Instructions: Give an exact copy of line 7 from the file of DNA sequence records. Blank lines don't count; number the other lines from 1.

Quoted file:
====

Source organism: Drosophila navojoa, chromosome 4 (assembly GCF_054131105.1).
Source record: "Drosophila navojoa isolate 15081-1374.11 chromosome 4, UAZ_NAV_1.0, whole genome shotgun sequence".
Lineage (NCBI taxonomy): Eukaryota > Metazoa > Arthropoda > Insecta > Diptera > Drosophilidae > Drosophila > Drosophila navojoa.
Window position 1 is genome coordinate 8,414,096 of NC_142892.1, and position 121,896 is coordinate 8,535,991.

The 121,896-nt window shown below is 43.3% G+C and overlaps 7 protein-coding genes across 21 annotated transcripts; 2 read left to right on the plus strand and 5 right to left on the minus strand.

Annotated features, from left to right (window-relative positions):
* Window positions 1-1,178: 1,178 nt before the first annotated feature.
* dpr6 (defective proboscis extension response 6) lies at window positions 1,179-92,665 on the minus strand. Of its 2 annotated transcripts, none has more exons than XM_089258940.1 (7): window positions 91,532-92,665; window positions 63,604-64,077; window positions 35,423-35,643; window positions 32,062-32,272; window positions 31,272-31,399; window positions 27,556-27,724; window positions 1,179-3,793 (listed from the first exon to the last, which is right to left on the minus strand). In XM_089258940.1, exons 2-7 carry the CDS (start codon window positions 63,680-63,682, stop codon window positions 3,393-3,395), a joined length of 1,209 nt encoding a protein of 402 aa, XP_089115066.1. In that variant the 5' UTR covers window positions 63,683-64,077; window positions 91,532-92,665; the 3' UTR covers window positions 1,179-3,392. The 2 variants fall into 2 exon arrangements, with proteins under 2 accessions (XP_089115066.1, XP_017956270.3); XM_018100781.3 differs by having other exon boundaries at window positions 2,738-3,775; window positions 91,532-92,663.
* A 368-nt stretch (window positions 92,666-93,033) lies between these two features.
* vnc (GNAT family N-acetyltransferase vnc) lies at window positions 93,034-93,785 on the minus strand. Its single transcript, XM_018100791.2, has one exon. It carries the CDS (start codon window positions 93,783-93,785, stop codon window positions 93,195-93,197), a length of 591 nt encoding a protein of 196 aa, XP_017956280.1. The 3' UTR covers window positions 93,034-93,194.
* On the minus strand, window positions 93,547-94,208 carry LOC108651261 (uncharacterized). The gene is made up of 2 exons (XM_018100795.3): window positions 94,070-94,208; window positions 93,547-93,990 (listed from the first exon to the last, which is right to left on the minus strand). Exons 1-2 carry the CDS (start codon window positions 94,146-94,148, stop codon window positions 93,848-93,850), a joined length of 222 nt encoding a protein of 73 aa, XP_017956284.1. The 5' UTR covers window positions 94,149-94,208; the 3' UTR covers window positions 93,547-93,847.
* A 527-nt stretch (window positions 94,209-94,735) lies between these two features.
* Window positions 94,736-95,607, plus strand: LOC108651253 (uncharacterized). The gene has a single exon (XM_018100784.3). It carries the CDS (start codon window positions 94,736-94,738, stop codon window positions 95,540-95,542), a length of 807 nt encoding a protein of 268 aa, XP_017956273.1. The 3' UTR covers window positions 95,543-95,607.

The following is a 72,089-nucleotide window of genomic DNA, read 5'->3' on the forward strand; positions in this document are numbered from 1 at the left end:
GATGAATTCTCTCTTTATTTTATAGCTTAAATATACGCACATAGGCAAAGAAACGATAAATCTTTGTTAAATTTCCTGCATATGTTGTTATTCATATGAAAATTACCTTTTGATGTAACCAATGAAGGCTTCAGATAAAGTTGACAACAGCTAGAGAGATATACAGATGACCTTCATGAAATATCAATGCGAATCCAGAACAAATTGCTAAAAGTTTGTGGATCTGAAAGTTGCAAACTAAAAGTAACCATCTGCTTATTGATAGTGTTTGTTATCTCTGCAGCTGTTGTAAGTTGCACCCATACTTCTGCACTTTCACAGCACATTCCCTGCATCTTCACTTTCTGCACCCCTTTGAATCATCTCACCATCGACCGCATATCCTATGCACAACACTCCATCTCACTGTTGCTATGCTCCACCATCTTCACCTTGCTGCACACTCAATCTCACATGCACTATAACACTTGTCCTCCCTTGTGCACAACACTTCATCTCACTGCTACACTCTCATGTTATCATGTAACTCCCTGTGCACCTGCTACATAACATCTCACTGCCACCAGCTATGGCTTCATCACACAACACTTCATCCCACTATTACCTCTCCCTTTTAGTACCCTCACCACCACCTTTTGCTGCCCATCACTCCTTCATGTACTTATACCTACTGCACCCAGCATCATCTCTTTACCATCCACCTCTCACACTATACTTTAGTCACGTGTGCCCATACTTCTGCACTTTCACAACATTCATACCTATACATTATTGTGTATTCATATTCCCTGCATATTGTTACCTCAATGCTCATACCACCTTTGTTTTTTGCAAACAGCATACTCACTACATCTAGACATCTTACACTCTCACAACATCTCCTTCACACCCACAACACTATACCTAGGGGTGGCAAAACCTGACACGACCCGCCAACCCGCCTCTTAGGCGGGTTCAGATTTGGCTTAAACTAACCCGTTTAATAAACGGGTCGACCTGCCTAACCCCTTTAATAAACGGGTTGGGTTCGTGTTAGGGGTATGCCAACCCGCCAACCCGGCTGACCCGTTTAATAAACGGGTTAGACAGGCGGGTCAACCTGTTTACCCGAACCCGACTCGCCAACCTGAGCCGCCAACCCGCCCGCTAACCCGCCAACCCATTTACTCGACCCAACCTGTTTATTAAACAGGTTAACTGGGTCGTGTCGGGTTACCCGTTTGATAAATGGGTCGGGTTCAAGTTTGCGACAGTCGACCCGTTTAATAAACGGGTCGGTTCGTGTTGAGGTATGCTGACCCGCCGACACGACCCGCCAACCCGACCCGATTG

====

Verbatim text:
* Window positions 1-1,178: 1,178 nt before the first annotated feature.